• [0058]
    The information encoded by multiples of region 50 can be divided among those regions. For example, part of the encoded information may be included in a first region 50, while the remainder of the encoded information is included in a second region 50. The first and second regions may or may not be on the same surface 70 (e.g., on the same piece of paper). During decoding and processing of the scanned and encoded information, an optical pen (e.g., device 100 or 200 of FIGS. 1 and 2) can then integrate the parts.
  • [0059]
    The information encoded by the pattern of marks in region 50 of FIG. 5 can be used in a variety of different ways. For example, that information can be used to update an application resident on an optical pen (e.g., device 100 or 200 of FIGS. 1 and 2), or to add a new application to the optical pen. Also, a new application can be added to the optical pen by populating (parameterizing) an application template previously installed on the optical pen with the information encoded in a region 50. In these examples, the information encoded in region 50 includes information identifying an application with which it is associated. Information identifying an application can alternatively be included in region 53 or 54. Additional information is provided in conjunction with FIGS. 8 and 9, below.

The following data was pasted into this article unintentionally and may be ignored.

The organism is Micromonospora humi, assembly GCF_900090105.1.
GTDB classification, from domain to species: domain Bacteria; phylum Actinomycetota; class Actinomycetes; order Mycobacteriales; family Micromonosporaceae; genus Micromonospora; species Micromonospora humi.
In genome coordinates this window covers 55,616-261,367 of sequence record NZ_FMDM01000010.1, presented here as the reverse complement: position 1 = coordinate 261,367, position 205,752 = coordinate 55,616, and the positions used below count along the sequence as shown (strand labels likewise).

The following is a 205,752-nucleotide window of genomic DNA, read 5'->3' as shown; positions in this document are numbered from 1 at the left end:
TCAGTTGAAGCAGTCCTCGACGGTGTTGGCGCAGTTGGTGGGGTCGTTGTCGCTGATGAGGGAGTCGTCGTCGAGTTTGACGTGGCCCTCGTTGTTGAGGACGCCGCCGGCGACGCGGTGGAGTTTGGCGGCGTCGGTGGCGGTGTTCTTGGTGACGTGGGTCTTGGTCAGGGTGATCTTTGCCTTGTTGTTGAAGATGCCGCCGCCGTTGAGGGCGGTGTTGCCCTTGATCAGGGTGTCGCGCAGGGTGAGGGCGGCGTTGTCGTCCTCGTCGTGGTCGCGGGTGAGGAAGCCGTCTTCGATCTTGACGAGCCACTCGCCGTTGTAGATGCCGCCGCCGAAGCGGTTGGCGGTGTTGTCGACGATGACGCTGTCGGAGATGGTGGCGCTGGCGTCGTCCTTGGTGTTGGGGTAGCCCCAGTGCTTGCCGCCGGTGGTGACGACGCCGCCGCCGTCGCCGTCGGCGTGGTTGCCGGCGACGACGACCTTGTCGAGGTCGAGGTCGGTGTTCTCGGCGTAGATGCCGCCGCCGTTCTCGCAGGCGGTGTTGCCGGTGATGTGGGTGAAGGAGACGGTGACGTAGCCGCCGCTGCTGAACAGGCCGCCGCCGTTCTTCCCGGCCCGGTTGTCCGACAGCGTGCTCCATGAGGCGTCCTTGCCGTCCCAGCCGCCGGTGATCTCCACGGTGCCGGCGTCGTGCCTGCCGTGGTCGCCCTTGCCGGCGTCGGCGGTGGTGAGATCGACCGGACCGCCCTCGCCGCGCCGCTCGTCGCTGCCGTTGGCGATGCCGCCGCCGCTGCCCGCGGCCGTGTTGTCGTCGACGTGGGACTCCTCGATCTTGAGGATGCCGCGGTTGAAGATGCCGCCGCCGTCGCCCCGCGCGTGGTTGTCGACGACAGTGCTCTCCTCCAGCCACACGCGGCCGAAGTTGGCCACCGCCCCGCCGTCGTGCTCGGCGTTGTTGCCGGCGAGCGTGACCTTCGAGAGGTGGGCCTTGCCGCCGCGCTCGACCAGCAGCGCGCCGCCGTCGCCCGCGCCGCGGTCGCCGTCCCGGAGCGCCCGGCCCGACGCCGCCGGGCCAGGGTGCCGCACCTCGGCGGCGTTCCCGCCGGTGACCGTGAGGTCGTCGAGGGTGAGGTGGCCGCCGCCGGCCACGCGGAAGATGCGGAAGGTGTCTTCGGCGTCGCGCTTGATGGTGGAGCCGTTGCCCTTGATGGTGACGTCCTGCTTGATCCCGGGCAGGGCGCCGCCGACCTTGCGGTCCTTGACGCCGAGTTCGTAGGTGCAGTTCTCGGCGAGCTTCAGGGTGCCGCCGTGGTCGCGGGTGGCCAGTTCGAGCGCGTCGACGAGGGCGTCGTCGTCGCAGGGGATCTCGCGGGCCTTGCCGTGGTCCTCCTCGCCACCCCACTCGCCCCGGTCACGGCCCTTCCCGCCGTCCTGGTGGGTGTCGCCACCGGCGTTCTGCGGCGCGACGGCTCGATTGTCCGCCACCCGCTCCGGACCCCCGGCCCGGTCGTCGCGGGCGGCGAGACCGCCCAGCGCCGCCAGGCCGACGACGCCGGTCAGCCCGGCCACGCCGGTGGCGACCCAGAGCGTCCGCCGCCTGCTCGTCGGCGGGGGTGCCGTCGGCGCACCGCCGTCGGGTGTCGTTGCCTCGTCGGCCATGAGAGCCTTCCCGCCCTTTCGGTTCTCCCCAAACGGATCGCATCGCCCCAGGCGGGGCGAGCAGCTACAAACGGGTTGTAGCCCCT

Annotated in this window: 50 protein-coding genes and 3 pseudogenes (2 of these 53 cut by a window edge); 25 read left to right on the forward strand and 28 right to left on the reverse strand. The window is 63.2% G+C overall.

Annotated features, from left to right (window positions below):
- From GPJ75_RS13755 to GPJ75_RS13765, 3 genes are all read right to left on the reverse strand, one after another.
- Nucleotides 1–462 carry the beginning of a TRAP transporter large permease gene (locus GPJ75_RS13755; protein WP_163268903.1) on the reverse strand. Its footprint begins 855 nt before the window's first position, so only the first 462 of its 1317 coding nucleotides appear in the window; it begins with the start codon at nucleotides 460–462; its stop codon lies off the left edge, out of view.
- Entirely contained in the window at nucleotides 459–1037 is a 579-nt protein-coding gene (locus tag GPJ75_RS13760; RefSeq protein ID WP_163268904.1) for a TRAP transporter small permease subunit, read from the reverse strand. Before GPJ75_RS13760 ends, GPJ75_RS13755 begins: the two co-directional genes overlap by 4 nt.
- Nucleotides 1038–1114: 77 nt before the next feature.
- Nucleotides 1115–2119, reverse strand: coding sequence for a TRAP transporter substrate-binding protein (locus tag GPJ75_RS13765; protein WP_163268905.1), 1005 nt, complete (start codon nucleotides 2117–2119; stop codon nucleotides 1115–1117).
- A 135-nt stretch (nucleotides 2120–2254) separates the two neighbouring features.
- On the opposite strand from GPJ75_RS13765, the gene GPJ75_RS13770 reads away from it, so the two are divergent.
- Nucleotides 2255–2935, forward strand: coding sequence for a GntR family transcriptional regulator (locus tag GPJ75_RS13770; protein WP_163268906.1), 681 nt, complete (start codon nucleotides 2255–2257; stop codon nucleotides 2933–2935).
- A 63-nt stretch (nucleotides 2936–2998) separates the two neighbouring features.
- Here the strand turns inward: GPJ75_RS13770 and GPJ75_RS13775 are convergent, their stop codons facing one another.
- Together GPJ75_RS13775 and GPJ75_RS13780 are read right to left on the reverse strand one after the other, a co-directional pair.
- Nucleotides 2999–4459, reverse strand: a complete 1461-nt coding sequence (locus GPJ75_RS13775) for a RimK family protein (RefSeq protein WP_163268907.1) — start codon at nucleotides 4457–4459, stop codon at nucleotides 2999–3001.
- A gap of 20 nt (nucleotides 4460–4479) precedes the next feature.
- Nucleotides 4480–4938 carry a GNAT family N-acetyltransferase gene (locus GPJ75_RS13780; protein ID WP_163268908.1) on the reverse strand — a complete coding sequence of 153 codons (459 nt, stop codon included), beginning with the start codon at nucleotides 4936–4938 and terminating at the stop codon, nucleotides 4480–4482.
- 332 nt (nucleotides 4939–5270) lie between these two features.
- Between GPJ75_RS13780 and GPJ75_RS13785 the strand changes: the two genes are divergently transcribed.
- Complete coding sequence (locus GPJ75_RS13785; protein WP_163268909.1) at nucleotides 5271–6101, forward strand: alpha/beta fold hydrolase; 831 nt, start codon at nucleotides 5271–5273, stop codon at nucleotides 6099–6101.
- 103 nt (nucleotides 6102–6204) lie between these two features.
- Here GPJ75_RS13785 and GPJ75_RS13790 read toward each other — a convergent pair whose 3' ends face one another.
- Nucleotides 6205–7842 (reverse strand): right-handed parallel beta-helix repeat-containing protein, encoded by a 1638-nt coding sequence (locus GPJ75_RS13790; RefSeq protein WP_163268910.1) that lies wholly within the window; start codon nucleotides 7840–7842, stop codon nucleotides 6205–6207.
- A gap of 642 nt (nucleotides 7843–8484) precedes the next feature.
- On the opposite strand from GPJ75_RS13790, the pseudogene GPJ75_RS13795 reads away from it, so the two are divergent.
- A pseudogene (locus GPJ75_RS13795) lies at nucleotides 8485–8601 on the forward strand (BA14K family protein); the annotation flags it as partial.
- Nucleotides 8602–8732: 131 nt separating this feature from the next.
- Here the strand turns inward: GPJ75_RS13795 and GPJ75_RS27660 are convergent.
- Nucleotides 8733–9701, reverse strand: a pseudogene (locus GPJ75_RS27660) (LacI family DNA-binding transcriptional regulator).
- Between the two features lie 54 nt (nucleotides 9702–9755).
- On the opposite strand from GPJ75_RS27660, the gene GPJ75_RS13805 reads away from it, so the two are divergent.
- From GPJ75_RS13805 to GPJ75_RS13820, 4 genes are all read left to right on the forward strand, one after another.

• [0060]